A few picks from the web.
The Guardian has just put up a fantastic Carbon Atlas, which represents countries by the size of their emissions. It’s a very effective way of making the stats accessible – and astounding. Compare the United States with one our favourite little countries here at nef, the kingdom of Bhutan.
The Green New Deal is gathering endorsements so quickly that my regular round-ups can barely keep up. The lastest one comes from the International Energy Association. It’s worth bearing in mind that the IEA have been notoriously sceptical of peak oil. Getting their backing on this cause is therefore especially significant. The IEA’s Energy Director, Nobuo Tanaka, said:
The current volatility in global energy markets and the broader economic slowdown must not push us off-track from our efforts to address climate change. We must put in place the framework that will guide investment during the recovery and we must start the green infrastructure that will enable the sustainable economy going forward. We think there is an enormous opportunity to develop a ‘Clean Energy New Deal’ to achieve energy security, economic and environmental goals.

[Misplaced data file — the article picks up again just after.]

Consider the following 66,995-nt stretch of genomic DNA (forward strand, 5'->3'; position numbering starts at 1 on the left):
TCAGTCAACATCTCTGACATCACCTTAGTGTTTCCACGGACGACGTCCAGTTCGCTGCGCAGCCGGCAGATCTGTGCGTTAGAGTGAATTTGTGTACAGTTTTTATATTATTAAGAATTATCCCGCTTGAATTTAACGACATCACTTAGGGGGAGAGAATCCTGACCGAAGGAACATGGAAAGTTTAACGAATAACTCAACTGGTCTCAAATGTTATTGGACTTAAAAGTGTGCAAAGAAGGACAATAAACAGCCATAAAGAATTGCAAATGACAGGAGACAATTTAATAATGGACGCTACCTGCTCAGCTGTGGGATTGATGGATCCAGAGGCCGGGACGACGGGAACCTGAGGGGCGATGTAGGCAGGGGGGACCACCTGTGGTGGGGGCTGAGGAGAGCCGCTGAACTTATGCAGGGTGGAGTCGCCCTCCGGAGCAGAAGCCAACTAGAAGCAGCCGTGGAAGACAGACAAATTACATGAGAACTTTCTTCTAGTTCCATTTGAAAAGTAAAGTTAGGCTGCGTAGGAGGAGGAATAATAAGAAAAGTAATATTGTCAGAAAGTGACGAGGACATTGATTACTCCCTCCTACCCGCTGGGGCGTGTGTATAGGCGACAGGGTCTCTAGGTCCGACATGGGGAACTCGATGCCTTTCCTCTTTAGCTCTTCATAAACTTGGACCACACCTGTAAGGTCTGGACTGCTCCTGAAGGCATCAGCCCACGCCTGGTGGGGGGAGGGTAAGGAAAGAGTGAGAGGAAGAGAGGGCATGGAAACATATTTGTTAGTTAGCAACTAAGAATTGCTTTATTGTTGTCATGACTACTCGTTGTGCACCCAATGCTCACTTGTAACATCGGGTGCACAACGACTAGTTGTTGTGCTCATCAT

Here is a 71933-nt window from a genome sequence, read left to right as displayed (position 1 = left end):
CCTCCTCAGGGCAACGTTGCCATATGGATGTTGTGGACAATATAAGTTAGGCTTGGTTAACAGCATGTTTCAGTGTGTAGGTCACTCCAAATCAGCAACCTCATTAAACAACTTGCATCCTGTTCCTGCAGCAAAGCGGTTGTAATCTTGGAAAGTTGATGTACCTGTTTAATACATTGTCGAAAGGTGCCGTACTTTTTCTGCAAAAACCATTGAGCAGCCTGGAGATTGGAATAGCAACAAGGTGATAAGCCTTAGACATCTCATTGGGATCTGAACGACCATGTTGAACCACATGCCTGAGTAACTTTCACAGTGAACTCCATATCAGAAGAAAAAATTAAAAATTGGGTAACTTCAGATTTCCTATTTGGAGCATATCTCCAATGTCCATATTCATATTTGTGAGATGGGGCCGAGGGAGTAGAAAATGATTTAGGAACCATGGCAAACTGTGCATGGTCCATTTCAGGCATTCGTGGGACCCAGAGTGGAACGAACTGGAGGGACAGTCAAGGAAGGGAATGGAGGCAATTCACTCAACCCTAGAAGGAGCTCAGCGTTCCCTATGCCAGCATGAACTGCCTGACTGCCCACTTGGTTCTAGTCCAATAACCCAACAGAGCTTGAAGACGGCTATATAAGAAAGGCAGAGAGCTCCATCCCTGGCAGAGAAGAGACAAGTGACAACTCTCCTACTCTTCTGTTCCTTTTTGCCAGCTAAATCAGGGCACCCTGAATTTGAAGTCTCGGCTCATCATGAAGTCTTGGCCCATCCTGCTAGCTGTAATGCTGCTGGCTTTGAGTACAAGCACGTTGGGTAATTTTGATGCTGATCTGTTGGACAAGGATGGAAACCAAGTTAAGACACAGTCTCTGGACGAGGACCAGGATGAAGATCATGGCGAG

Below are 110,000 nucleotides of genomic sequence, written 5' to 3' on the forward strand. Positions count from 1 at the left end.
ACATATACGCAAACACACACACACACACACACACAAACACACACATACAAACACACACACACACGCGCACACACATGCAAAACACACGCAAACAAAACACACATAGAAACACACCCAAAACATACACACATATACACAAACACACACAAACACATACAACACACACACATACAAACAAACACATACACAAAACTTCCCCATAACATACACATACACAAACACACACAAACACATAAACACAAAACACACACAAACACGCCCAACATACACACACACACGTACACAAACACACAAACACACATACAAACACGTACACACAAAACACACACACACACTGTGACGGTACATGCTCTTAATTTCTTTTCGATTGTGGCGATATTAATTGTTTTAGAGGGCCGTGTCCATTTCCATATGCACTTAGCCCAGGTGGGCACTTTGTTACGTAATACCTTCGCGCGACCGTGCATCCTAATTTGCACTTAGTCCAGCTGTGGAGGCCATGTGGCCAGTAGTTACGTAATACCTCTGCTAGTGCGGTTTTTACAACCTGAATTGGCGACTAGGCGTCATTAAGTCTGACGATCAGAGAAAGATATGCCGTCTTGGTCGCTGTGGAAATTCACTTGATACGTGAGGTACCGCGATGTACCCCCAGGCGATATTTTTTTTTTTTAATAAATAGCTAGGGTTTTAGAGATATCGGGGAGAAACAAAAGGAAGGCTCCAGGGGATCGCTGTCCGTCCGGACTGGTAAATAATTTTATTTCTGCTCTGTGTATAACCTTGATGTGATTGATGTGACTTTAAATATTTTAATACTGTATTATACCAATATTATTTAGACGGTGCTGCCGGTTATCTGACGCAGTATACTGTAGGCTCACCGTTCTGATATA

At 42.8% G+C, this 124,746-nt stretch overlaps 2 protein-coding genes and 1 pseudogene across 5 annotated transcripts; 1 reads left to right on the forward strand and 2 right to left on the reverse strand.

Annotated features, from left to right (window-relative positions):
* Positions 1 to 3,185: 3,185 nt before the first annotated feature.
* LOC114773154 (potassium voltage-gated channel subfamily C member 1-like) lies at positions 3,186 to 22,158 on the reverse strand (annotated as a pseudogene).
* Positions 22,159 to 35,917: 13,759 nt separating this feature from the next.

The Independent has a fascinating article about an ancient fertilization technique used by pre-Columbian Amazonian tribes which might help us sequester carbon dioxide. The idea is to grow thousands of trees, turn them into something called biochar and then bury it in the ground. The carbon dioxide take in by the trees will then be safely stored for thousands of years, improving soil quality in the meantime. And if you think that sounds like a dubious geoengineering or off-setting fix, consider that Professor James Hansen – godfather of climate science – is supporting the idea as a means of getting us back to the safety zone of 350 parts per million of carbon dioxide in the atmosphere.